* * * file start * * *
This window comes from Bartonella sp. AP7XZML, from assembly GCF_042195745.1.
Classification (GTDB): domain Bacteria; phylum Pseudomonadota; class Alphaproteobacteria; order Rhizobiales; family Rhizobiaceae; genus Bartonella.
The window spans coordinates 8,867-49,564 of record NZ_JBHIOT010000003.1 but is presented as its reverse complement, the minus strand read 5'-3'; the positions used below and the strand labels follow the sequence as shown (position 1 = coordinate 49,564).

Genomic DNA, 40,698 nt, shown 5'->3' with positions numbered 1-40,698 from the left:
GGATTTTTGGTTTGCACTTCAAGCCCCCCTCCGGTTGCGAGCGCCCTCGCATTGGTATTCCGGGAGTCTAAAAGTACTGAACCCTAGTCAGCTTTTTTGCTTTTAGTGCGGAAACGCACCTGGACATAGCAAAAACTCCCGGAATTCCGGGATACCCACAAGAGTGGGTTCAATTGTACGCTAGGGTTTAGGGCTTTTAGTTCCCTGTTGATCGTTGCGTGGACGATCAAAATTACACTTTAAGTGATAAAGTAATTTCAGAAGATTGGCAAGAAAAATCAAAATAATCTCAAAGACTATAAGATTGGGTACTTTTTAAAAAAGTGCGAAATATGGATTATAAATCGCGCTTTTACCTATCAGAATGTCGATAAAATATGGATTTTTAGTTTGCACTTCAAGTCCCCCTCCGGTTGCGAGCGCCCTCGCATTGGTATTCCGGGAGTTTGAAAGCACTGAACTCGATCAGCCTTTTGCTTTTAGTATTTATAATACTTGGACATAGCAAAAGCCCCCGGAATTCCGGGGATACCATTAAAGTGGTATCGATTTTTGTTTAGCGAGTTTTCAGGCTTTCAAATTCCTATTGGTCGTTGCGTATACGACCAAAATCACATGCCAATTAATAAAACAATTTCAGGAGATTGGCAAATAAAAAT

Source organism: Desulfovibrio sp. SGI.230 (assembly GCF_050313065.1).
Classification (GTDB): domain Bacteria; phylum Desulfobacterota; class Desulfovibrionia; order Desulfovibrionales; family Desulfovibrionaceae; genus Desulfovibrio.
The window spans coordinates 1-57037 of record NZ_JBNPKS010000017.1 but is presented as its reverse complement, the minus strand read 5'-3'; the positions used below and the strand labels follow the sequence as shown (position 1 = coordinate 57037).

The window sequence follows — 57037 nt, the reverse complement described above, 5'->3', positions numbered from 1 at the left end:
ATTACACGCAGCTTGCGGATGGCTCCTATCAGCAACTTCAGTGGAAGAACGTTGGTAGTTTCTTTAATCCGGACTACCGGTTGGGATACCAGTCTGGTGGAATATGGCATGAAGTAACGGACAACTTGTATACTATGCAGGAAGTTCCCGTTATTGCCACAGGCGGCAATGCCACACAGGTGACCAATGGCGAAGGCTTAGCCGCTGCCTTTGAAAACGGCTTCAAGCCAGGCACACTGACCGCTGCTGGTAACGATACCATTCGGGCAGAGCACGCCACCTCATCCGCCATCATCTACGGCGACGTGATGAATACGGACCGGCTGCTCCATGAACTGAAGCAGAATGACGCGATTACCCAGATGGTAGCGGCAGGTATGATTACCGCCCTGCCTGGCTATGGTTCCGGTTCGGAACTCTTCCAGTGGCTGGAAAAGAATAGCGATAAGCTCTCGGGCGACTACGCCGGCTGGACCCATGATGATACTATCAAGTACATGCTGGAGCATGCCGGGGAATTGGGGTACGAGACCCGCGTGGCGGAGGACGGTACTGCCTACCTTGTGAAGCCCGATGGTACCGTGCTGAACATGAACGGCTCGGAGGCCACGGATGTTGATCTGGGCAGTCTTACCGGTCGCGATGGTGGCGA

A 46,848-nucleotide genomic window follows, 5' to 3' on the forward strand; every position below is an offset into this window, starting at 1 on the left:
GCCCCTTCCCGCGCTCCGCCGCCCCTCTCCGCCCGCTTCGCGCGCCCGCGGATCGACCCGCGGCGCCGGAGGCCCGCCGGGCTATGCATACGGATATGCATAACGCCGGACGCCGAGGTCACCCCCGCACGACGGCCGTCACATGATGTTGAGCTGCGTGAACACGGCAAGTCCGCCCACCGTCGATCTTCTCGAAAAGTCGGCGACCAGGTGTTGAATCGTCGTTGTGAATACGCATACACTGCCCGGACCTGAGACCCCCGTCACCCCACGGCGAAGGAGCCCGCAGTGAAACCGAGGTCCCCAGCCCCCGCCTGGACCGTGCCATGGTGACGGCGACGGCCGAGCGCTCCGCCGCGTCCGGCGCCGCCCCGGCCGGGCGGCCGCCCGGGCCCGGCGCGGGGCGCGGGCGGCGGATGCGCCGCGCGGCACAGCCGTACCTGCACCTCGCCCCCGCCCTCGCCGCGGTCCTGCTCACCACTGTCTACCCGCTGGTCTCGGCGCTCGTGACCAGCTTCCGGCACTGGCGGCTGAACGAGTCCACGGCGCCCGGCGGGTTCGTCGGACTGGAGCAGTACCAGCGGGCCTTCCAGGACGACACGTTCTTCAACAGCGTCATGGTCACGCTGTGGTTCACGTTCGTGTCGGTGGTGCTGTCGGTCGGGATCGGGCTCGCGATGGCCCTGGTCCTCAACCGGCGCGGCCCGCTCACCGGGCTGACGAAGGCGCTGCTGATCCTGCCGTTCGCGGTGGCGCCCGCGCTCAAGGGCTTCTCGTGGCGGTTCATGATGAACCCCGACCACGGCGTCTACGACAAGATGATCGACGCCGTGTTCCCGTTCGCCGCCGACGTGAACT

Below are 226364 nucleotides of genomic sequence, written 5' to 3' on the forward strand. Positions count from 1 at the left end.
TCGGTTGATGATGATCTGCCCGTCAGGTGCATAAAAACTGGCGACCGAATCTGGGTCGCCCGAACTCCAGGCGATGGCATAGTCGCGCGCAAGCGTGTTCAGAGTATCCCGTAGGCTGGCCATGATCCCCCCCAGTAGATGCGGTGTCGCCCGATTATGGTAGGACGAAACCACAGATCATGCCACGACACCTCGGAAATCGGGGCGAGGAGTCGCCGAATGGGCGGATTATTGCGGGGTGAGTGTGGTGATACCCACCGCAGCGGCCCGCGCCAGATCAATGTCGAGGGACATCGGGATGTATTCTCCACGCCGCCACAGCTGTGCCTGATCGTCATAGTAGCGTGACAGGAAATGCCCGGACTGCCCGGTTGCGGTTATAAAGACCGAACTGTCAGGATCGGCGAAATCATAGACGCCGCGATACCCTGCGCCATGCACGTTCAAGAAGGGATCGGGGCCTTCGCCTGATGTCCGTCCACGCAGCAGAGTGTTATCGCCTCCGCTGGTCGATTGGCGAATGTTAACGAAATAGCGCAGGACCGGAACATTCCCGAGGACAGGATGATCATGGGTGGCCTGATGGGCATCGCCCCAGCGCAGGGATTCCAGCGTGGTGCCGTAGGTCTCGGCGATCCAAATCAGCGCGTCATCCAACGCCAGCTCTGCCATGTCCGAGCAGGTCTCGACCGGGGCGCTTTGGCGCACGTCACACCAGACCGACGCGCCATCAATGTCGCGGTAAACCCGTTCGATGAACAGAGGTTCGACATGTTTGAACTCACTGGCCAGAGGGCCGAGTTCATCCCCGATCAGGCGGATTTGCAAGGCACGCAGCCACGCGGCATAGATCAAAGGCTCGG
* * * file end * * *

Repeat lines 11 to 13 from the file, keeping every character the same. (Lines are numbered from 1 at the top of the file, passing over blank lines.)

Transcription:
A 46,848-nucleotide genomic window follows, 5' to 3' on the forward strand; every position below is an offset into this window, starting at 1 on the left:
GCCCCTTCCCGCGCTCCGCCGCCCCTCTCCGCCCGCTTCGCGCGCCCGCGGATCGACCCGCGGCGCCGGAGGCCCGCCGGGCTATGCATACGGATATGCATAACGCCGGACGCCGAGGTCACCCCCGCACGACGGCCGTCACATGATGTTGAGCTGCGTGAACACGGCAAGTCCGCCCACCGTCGATCTTCTCGAAAAGTCGGCGACCAGGTGTTGAATCGTCGTTGTGAATACGCATACACTGCCCGGACCTGAGACCCCCGTCACCCCACGGCGAAGGAGCCCGCAGTGAAACCGAGGTCCCCAGCCCCCGCCTGGACCGTGCCATGGTGACGGCGACGGCCGAGCGCTCCGCCGCGTCCGGCGCCGCCCCGGCCGGGCGGCCGCCCGGGCCCGGCGCGGGGCGCGGGCGGCGGATGCGCCGCGCGGCACAGCCGTACCTGCACCTCGCCCCCGCCCTCGCCGCGGTCCTGCTCACCACTGTCTACCCGCTGGTCTCGGCGCTCGTGACCAGCTTCCGGCACTGGCGGCTGAACGAGTCCACGGCGCCCGGCGGGTTCGTCGGACTGGAGCAGTACCAGCGGGCCTTCCAGGACGACACGTTCTTCAACAGCGTCATGGTCACGCTGTGGTTCACGTTCGTGTCGGTGGTGCTGTCGGTCGGGATCGGGCTCGCGATGGCCCTGGTCCTCAACCGGCGCGGCCCGCTCACCGGGCTGACGAAGGCGCTGCTGATCCTGCCGTTCGCGGTGGCGCCCGCGCTCAAGGGCTTCTCGTGGCGGTTCATGATGAACCCCGACCACGGCGTCTACGACAAGATGATCGACGCCGTGTTCCCGTTCGCCGCCGACGTGAACT

Below are 226364 nucleotides of genomic sequence, written 5' to 3' on the forward strand. Positions count from 1 at the left end.